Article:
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How To Install A Vessel Sink & Faucet
NEWS18 Nov 2021

What You'll Need

Equipment / Tools

  • Tongue-and-groove pliers
  • Rag
  • Hacksaw (as needed)


  • Vessel sink
  • Drain fitting and tailpiece
  • Plumber's putty
  • Pipe-joint compound
  • Drain trap assembly (1 1/4-inch or 1 1/2-inch, as needed)          


  1. Position the Sink

    Position the sink on the countertop. The sink may come with a mounting ring or gasket to be used between the sink and the countertop. If your sink has one, position the mounting ring over the drain opening and set the vessel on the ring. Other sink models may call for a bead of silicone caulk to seal the sink to the countertop.

  2. Insert the Drain Flange and Tailpiece

    Apply a bead of plumber's putty along the bottom surface of the drain flange on the drain fitting. If the drain comes with a foam or rubber gasket, place this against the bottom surface of the drain flange.

    Insert the tailpiece end of the drain fitting down into the sink drain opening and through the cutout in the countertop. If the drain flange has lettering on it, position it so the lettering reads upright when looking down into the sink from the front.


It is best to install the drain onto the sink prior to setting it in place.

  3. Secure the Tailpiece

Apply pipe joint compound to the rubber seal. Working from underneath the sink, slide the seal up around the drain tailpiece and into the countertop cutout as far as it will go. Thread the friction ring onto the tailpiece, followed by the mounting nut. Hand-tighten the mounting nut as far as you can, then tighten it just a bit more with tongue-and-groove pliers. Be careful not to over-tighten, as this can damage the sink.

Check the alignment of the drain fitting and lettering once again to make sure it is still straight. Wipe away excess plumber's putty from around the drain flange with a rag.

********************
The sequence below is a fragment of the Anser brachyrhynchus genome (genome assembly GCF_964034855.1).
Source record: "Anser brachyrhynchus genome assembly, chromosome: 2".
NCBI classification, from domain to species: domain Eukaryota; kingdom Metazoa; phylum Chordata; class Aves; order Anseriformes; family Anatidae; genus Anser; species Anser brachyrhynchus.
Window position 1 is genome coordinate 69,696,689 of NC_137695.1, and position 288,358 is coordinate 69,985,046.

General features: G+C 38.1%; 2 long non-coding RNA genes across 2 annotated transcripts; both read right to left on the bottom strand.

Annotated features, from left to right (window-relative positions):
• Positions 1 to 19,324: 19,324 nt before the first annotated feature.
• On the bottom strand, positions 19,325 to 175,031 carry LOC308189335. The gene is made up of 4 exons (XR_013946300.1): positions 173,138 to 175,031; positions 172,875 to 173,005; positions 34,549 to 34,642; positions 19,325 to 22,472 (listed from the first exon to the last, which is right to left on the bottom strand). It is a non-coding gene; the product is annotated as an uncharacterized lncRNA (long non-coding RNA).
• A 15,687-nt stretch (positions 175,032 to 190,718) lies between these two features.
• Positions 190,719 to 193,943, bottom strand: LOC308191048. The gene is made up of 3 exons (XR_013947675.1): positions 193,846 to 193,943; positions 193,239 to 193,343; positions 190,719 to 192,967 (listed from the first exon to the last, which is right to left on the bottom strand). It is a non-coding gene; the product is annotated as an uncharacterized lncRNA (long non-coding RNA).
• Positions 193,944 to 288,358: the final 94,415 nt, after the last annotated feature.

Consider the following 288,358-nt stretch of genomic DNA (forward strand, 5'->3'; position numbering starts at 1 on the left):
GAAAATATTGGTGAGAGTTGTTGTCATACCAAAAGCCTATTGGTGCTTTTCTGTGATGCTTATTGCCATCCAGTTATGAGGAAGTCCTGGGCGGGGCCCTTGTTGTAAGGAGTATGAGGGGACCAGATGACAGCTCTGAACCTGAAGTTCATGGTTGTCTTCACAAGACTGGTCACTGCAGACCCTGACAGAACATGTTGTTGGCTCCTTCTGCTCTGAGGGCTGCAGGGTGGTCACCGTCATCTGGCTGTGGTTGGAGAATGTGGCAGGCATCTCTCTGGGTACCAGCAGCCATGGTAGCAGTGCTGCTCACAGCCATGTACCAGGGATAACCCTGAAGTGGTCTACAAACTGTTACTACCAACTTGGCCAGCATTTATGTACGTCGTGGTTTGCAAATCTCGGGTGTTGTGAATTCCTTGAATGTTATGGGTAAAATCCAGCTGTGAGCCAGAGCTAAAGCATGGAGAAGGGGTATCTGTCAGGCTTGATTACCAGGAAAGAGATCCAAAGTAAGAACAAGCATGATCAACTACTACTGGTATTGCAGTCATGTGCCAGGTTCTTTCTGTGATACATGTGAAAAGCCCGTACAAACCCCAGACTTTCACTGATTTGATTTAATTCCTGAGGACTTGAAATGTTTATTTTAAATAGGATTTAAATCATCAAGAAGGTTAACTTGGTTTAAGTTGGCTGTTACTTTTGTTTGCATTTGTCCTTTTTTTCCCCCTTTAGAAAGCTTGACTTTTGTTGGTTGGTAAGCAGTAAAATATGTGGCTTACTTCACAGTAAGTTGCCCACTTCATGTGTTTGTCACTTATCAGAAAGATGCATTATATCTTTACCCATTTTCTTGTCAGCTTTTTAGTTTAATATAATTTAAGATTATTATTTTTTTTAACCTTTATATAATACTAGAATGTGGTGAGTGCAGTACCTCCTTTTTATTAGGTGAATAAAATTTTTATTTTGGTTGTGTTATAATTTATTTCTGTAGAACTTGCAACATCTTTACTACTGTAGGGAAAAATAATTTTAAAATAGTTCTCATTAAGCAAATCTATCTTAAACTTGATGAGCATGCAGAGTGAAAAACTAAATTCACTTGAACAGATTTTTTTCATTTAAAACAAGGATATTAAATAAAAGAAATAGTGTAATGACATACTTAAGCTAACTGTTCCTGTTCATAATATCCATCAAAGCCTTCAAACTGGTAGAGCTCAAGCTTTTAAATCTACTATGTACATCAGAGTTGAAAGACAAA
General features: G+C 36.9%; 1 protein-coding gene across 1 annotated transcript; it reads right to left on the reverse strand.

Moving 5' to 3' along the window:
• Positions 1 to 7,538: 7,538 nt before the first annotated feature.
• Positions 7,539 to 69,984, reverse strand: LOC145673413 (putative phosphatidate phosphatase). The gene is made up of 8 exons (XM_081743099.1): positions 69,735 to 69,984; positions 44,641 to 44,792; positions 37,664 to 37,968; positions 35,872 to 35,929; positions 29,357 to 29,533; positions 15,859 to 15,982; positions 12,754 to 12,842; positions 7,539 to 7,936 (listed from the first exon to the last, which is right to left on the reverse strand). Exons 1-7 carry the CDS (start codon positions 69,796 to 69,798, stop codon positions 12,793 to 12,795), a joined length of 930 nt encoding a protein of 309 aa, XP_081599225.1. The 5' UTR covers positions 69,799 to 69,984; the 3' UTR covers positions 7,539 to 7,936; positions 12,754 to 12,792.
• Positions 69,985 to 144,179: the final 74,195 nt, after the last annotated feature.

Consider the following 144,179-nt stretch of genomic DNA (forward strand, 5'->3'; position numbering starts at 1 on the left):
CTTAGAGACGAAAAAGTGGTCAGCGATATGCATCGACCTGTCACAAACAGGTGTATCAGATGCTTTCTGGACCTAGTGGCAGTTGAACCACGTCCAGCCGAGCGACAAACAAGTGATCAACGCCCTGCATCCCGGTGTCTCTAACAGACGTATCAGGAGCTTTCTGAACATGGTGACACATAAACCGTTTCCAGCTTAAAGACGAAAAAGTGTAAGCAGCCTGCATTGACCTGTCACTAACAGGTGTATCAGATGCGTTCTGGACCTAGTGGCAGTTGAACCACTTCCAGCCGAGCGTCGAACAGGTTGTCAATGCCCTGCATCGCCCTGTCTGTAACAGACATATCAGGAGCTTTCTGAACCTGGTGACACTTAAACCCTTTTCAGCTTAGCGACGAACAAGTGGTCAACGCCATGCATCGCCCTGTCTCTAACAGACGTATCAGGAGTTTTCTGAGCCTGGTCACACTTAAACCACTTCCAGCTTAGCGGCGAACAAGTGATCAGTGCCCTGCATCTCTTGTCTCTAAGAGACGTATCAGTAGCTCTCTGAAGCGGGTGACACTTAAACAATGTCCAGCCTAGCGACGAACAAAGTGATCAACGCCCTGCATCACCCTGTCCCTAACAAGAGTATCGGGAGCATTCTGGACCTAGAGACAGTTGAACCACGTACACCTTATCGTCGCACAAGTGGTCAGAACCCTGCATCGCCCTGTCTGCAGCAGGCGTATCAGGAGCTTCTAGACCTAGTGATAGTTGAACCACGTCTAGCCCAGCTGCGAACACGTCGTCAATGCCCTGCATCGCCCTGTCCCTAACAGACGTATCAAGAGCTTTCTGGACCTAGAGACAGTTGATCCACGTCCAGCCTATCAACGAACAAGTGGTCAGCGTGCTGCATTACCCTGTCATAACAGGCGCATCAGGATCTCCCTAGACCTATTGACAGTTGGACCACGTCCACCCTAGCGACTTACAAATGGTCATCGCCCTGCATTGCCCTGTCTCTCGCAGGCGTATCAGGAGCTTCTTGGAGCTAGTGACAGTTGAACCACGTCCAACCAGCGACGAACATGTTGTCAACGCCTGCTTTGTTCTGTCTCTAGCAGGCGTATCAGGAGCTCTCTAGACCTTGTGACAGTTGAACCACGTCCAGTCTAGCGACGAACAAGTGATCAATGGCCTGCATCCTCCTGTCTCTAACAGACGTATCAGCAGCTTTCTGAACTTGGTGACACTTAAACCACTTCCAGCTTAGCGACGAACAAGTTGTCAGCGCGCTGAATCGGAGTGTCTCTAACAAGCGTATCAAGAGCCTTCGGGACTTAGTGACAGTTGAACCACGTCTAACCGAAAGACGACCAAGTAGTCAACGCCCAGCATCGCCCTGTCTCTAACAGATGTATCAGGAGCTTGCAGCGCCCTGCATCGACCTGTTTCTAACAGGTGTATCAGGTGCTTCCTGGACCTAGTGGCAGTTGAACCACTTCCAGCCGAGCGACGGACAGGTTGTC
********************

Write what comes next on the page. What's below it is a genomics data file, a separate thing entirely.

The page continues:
Having a helper to hold the vessel sink in place as you attach the drain fitting is a good idea, particularly if it is a round-bottom vessel. If you don’t have a second set of hands, carefully hold the vessel with one hand while you attach the drain fitting.

4.Complete the Drain Assembly

Connect the P-trap to the sink drain tailpiece, using a slip nut and washer, making it just snug for now. Install a trap arm between the P-trap outlet and the branch drain pipe in the wall or floor, using slip nuts. The trap arm must have a slight downward slope toward the drain line. Depending on the drain configuration and the location of the branch drain opening, you may need to add a tailpiece extension and/or cut the trap arm to fit, using a hacksaw.

Double-check the fit of all the drain parts, then tighten the slip nuts further by hand or with tongue-and-groove pliers. Many slip nuts don't require pliers. Be careful not to over-tighten the nuts.


If the drain tailpiece is 1 1/4-inch and the P-trap is 1 1/2-inch, connect the trap with a reducer fitting.

5.Test for Leaks

Run water into the sink and check for leaks under the sink. If there are no leaks under normal running conditions, fill the sink all the way up to give it a good volume test. Slight leaks at the slip nuts can usually be fixed by simply tightening the slip nuts just a bit further.

If there is leaking around the bottom of the sink onto the countertop or around the rubber seal, it indicates that the drain fitting is not properly seated in the bottom of the sink. In this case, you'll need to disassemble the drain and start over, focusing on getting the drain fitting properly sealed in the sink's drain opening.